TRN acknowledged that Ms Baines’ full name had not been used during the interview although by that time it was widely known in Christchurch due to the Christchurch Mail story. However, it added, she had not requested that her name not be used. TRN acknowledged that the complainant had been named in two news items, but added and her son had not been named in those items.
 TRN argued that the broadcast had not involved a breach of privacy for the following reasons:
 Ms Baines noted that she had not been interviewed on radio before and there had been no discussion about the use of names. She had assumed that her surname would not be used. She added that had been the practice during the interview when she and her son had been referred to only by their first names.
 Ms Baines argued strongly for her right to be an advocate for her child. The breach of privacy, involved in the broadcasts, she said, meant that her family “were put at risk of negative harassment from the public”.
 In response, TRN pointed out that Ms Baines had made no request for name suppression at the time of the interview and argued that it was reasonable for anyone going on air to expect that their name would be used. Her son’s name, it noted, had not been broadcast. Further, it observed that Ms Baines was at the forefront of the pressure group protesting against the pool closure and, in that role, had received publicity elsewhere.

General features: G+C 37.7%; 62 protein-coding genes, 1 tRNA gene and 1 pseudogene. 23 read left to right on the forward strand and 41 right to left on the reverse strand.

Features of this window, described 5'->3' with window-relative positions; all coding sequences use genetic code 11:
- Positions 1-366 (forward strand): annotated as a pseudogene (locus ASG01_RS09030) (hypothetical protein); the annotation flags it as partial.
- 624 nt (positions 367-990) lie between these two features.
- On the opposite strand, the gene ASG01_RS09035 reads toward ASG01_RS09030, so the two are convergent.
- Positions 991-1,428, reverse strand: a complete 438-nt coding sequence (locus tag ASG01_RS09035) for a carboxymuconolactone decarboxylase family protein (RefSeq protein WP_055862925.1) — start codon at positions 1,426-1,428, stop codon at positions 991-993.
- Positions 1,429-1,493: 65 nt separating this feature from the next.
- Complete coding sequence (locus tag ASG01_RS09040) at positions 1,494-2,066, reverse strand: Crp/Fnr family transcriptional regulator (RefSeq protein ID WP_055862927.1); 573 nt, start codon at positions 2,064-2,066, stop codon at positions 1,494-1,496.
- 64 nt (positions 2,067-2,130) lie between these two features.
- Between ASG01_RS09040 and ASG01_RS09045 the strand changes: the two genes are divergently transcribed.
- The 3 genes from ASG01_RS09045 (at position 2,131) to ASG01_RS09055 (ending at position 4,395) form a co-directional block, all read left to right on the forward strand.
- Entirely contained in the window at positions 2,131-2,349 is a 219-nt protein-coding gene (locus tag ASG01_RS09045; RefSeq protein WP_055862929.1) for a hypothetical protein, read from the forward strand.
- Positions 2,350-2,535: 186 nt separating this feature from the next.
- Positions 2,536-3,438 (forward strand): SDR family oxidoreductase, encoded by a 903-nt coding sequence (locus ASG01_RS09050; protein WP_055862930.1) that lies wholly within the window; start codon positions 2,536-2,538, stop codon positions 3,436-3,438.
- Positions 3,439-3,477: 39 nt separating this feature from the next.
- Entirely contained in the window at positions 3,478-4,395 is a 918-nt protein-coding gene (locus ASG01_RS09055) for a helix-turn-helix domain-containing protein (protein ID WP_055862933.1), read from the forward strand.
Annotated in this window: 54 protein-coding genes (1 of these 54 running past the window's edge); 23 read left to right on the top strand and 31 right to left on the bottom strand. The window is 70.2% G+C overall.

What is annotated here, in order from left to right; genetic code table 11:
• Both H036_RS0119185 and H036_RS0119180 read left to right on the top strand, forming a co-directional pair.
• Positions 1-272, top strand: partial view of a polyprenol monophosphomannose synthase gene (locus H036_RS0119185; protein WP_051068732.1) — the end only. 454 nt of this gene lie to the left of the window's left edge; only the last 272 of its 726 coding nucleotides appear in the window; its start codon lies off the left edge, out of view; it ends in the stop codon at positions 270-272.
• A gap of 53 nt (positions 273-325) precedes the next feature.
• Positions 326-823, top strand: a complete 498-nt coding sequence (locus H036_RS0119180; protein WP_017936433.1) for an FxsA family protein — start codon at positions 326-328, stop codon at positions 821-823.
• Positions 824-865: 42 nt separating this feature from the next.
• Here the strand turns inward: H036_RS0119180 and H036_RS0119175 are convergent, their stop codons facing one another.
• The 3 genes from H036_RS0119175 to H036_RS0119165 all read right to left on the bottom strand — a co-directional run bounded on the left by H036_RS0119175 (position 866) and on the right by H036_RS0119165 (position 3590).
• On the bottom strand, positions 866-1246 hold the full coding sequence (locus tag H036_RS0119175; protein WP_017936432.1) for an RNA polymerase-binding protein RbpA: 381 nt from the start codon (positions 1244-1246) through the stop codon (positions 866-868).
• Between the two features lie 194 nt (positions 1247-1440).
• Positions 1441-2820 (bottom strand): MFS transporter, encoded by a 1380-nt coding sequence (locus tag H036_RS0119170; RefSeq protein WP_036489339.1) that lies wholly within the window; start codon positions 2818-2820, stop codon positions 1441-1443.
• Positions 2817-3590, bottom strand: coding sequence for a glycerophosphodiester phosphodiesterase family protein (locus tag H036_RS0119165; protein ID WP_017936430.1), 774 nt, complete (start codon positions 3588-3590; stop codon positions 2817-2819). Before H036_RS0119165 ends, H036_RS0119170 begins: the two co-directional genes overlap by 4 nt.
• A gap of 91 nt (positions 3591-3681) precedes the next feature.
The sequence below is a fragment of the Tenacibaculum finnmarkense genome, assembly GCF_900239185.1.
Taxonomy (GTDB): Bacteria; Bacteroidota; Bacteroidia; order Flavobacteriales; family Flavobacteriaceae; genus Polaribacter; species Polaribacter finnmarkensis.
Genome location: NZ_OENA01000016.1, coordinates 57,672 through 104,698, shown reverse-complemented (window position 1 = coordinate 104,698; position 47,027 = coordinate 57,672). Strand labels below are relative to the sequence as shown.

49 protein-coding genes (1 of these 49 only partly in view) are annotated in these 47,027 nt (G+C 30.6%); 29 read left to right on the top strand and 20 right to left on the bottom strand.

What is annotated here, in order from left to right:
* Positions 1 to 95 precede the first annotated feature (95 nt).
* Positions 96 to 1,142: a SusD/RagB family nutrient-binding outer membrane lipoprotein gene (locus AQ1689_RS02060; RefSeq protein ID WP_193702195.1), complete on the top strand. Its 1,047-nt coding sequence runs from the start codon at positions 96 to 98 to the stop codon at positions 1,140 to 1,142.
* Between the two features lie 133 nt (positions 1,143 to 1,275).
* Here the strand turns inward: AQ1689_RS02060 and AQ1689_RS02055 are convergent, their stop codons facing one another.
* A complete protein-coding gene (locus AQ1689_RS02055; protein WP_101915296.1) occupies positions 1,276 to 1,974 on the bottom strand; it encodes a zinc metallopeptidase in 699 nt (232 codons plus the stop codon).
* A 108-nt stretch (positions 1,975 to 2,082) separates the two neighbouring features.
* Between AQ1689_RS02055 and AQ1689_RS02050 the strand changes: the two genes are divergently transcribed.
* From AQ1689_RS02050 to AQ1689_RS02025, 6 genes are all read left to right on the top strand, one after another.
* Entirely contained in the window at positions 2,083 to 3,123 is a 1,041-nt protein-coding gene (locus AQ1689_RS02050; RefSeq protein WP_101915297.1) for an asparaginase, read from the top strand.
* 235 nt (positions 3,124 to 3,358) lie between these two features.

The members of the Authority have read a transcript of the broadcast complained about and have listened to audio of the complainant and the Mayor included in the item. That material was supplied by the broadcaster. The members have read the correspondence listed in the Appendix. The Authority determines the complaint without a formal hearing.
 Privacy principles 1 and 4 are potentially relevant to this complaint. Privacy principle 1 protects against the offensive disclosure of private facts. In the present case, due to the print media coverage of the exchange between the child and the Mayor, the facts disclosed by the broadcast were already in the public domain. Accordingly, the Authority concludes that the broadcast did not disclose any private facts, and declines to uphold the complaint that the broadcast breached privacy principle 1.
 Privacy principle 4 protects against the offensive disclosure of an individual’s name, address or telephone number. Again because of the print media publicity already given to the complainant and her son, including the use of their names, the Authority concludes that the disclosure of Ms Baines’ name in the item was not offensive, and did not breach her or her son’s privacy.
 In any event, the Authority records its view that, unless there is an agreement to the contrary, a person who agrees to be interviewed on radio consents by implication to their name being broadcast.
For the above reasons the Authority declines to uphold the complaint.
Signed for and on behalf of the Authority
27 November 2006
The following correspondence was received and considered by the Authority when it determined this complaint:
1 Kirsty Baines complaint to the Broadcasting Standards Authority – 28 August 2006
2 The Radio Network Ltd’s response to the Authority – 26 September 2006
3 Ms Baines’ final comment – 9 October 2006
4 TRN’s response - 12 October 2006